The U.S. Track and Field Olympic Trials won’t wrap up until July 10, making it one of the later teams to be announced. But if you’re Alysia Montaño, you’re already planning to be at that start line in Rio. Montaño is a six-time national champion in the 800m and placed fifth at the 2012 Olympics—though doping violations from two athletes ahead of her at that race could make her retroactively eligible for the bronze. Montaño will face stiff American competition this year at the trials in Eugene, Oregon, July 1–10, but she’s not a six-time national champion for nothing.

Water Polo and Rowing

In the other water sports, Berkeley will also have plenty of representation. On the U.S. men’s water polo squad look for alumnus John Mann and current Cal players Luca Cupido and Nic Carniglia. Mann, who competes for a professional team in Serbia, helped lead the Cal men’s team to a NCAA title in 2006 and the U.S. men’s national team to a second at the 2008 world championships. The team’s silver medal at the 2008 Games is its only Olympic medal since 1988, so they’ll be looking for a podium spot this summer.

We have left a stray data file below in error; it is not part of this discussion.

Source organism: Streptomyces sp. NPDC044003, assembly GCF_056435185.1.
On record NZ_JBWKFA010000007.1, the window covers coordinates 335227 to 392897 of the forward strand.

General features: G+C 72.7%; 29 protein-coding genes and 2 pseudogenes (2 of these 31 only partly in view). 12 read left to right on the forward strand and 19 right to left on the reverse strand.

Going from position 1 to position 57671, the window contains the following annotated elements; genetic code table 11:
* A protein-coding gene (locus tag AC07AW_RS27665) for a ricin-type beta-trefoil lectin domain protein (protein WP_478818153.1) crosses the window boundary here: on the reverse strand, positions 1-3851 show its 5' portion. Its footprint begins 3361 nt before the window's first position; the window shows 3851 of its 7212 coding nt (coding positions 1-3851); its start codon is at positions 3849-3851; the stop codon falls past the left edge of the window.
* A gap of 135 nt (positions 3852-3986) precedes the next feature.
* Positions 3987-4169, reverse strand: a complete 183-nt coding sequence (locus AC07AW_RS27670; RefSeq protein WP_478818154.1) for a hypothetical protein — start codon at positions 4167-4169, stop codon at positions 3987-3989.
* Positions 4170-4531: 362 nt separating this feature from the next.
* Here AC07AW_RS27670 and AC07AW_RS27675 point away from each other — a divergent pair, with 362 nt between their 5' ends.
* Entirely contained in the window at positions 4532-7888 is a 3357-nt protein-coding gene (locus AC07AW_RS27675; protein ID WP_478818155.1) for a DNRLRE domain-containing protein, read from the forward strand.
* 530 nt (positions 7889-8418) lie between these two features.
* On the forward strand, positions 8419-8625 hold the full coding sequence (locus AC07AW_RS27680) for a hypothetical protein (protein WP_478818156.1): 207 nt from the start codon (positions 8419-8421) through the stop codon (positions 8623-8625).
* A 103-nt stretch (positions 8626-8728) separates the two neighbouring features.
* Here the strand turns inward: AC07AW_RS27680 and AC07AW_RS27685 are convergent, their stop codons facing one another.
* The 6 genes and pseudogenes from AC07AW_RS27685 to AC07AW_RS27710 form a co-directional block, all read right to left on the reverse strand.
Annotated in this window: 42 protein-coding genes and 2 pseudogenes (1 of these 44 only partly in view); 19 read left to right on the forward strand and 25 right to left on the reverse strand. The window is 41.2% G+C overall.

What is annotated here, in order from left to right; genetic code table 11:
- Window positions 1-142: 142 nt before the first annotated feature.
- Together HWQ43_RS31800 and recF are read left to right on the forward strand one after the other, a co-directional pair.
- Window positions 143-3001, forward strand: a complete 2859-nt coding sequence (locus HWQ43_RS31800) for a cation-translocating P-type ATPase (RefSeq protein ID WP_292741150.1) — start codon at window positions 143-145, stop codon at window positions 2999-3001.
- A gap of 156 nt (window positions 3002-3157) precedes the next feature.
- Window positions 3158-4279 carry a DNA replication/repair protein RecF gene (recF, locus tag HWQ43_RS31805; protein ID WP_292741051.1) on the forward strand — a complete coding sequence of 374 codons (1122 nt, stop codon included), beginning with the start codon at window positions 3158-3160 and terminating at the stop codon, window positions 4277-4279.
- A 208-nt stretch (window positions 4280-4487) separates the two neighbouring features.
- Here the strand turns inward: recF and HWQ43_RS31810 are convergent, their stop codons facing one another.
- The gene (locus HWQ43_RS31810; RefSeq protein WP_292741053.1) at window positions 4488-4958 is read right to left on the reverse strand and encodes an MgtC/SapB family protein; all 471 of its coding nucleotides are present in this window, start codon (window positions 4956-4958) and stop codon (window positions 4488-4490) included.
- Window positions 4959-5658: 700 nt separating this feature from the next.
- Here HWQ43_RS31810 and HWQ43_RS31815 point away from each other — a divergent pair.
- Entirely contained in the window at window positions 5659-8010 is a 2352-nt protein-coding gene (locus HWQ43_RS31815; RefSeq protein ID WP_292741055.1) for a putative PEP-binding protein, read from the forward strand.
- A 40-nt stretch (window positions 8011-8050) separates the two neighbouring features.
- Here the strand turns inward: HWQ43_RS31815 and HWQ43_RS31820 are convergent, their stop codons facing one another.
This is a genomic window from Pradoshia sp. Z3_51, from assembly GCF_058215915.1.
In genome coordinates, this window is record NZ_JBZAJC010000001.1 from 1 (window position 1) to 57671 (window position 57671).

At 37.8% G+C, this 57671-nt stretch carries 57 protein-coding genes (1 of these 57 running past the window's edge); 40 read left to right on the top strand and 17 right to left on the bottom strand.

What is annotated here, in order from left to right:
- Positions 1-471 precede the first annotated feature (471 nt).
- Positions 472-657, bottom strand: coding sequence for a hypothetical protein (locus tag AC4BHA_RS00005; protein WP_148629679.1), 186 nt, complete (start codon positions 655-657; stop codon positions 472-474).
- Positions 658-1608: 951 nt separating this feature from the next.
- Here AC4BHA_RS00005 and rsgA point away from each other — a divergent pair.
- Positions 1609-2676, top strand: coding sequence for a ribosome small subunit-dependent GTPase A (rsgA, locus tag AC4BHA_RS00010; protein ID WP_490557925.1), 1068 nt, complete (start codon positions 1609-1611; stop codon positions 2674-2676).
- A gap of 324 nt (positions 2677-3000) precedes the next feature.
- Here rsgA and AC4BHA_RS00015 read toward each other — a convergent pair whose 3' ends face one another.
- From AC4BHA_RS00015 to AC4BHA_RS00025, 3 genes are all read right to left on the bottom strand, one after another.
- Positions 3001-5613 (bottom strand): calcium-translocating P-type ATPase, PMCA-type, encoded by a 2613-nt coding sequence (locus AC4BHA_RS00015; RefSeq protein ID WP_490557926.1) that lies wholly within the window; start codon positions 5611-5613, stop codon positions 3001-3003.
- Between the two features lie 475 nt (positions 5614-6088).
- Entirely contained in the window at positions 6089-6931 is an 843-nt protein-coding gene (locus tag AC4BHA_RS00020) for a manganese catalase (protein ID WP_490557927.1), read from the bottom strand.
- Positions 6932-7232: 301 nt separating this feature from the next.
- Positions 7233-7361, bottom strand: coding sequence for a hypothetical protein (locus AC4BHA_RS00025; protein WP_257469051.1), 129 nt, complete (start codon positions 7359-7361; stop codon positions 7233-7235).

The U.S. men’s rowing team is slightly more successful historically—and those boats are typically filled with Golden Bears. The 2012 Olympic coxswain Zach Vlahos could be leading the men’s eight again in Rio, while Cal teammate Will Dean rows on the Canadian quadruple sculls.

On the women’s side, alumna Kara Kohler was recently named one of the Pac-12 All-Century women rowers and she’s likely not done yet. She won a bronze at the 2012 Olympics in the quad sculls and was part of the Cal NCAA championship-winning eight team in 2013.

Soccer